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  1. #1
    Joe VanCleave's Avatar
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    Paper Negatives + Adapted Optics Goodness

    More playing around with adapted optics mounted on my 4"x5" Speed Graphic, using the trusty 150mm binocular lens, stopped down to F/8. Exposures timed via the curtain shutter.

    Preflashed grade 2 paper negatives.

    Madrid, NM.

    ~Joe






  2. #2

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    I love them. The subjects and the materials are perfect together!

    Anne

  3. #3
    MetaGeorge's Avatar
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    This looks great! I would love to know which types of paper/dev you have found to work with paper negs?

  4. #4
    keithwms's Avatar
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    Sweet!
    "Only dead fish follow the stream"

    [APUG Portfolio] [APUG Blog] [Website]

  5. #5
    Joe VanCleave's Avatar
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    Thanks for your comments. I use Freestyle's Arista brand RC grade 2 paper as an in-camera negative; have been doing so for a few years now. I've commented previously on APUG about using this paper as a negative medium, by preflashing the paper to an otherwise faint gray tone, and the use of slightly dilute developers. I like either Agfa Neutol WA, or Ilford Universal Paper developer, diluted around 1+15. I rate the paper's Exposure Index around 12, assuming the developer is fresh, and at 68f.

    Other folks seem to get good result in controlling excess contrast with paper negatives by using a yellow filter over the lens and using multigrade paper; I never went the way of the yellow filter because in pinhole photography you can detect evidence of the presence of the filter over the aperture if there are flaws in the filter. I also like the idea of a predetermined contrast grade for a negative media, something you can't get with sheet film itself. And I don't like the idea of the scene's coloration affecting the contrast of the negative, which is what happens with using multigrade paper. But, that's just me.

    So, I stick with using the grade 2 Arista as my film, and use multigrade fiber paper for contact prints. Also, I've yet to get involved with contact printing paper negatives onto Lodima silver chloride paper; that will be something for the future.

    ~Joe

  6. #6
    keithwms's Avatar
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    Interesting that you preflash to a faint grey; some will say that you shouldn't go so far as to see any tone change, but I am not going to argue with your success!
    "Only dead fish follow the stream"

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  7. #7
    Joe VanCleave's Avatar
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    That is an interesting point you raise, Keith. When I first began preflashing, several years ago, I did just that, doing a test strip and choosing the preflash time just prior to visible grayness in the negative. But subsequent experience with the paper negative process has taught me that a well-exposed paper negative doesn't and shouldn't look like a well exposed positive print. That is, the paper negative shouldn't just be a negative version of the finished positive print.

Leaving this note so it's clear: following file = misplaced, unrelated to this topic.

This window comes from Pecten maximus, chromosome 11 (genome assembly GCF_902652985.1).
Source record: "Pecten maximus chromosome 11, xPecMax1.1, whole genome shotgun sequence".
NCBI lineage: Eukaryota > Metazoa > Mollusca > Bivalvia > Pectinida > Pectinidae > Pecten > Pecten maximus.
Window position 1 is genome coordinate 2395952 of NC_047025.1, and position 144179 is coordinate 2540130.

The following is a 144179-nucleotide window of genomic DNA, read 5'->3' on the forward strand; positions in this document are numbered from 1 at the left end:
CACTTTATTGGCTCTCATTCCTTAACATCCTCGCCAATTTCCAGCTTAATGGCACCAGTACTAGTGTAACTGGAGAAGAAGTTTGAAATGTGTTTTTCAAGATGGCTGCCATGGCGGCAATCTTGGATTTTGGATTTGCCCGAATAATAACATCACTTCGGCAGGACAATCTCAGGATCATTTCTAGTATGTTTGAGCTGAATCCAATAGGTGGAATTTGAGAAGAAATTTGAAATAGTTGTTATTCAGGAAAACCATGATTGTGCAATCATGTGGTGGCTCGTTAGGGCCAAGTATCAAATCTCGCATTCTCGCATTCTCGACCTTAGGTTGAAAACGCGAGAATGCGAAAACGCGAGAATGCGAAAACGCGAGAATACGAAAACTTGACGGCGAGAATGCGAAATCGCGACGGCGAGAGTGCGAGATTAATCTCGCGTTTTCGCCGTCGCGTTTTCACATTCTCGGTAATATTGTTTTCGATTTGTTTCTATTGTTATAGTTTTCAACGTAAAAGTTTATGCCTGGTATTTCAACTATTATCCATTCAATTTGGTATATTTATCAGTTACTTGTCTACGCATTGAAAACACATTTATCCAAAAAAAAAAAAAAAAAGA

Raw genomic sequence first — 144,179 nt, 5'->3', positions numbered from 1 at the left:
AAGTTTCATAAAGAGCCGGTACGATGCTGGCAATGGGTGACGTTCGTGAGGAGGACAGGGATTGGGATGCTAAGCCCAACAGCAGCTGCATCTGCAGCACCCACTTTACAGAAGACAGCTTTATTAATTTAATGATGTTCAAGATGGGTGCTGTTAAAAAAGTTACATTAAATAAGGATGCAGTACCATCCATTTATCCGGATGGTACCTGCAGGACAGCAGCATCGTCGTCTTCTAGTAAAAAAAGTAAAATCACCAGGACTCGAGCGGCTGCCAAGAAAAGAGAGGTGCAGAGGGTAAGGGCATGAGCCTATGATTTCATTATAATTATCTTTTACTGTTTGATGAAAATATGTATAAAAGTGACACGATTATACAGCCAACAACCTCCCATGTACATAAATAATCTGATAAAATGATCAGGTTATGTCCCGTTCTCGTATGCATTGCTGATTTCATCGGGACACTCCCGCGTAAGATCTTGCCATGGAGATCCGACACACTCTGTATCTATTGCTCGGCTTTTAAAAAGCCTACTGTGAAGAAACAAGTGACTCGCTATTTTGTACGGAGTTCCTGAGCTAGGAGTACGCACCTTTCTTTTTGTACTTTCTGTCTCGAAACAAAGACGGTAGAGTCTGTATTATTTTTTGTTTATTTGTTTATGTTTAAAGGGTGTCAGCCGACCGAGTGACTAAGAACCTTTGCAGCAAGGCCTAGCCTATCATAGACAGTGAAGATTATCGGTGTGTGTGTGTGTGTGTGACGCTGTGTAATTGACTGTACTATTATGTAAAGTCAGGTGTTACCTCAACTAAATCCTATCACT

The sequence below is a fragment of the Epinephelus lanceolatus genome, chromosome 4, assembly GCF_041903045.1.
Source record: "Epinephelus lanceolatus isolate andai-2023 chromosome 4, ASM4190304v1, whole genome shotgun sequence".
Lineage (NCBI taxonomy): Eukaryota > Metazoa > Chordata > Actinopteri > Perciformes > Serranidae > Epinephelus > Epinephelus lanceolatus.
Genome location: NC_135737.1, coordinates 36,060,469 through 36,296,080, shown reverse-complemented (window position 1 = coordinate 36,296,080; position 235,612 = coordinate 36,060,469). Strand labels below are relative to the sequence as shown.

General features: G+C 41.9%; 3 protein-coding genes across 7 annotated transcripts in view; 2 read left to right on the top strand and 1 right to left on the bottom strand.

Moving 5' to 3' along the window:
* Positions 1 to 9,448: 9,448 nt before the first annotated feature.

The purpose of the paper negative, as with film, is to capture as much of the scene's tonal range onto the limited range available on the paper as is possible. My theory about preflashing is that the shadow detail of the scene has to be easily distinguished from the paper's otherwise unexposed whiteness. Preflashing raises the toe (shadows) of the response curve, without overexposing the shoulder (highlights).

    I think it is possible to overdue the effect, excessively preflashing, which can cause the midtones to be muddy and lack separation. So there's a fine balance of giving the negative just the right amount.

    I have lots to learn about this process. I really have not explored the possibilities offered by alternative developers, like the ones used to gain continuous tone images from APHS film, for instance (Soemarko's developer, IIRC). But working with paper is a real kick, and feels liberating, and gives more immediate results than sheet film (the paper can be easily rinsed and dried much quicker, and it only has problems of dust spots on the emulsion side, rather than both sides as with film). The downside is the lack or red sensitivity, hence its slow speed.

    ~Joe

  8. #8
    Iwagoshi's Avatar
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    So Joe, with regard to pre-flashing the paper, my expired, fogged Kodak Panalure might be ok as a paper negative? Developed without any BZT inhibitors?

  9. #9
    Whiteymorange's Avatar
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    Way cool, Joe

  10. #10

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    I am playing with a lot of things the last year and I just stumbled opun using paper as a negative. Can you tell me how the prefalshing works and what kind of Iso I have to think of? That way I can try out 8x10 without wasting to much paper. I will be experimenting anyway but I like to have a guideline. And what paper would be best. Fiber based or coated paper? I will be looking on google as wel but I would appreciate the input here.
    Thanks.
    Reality is whatever stays when you stop believing in it.
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    darkroomninja.blogspot.com

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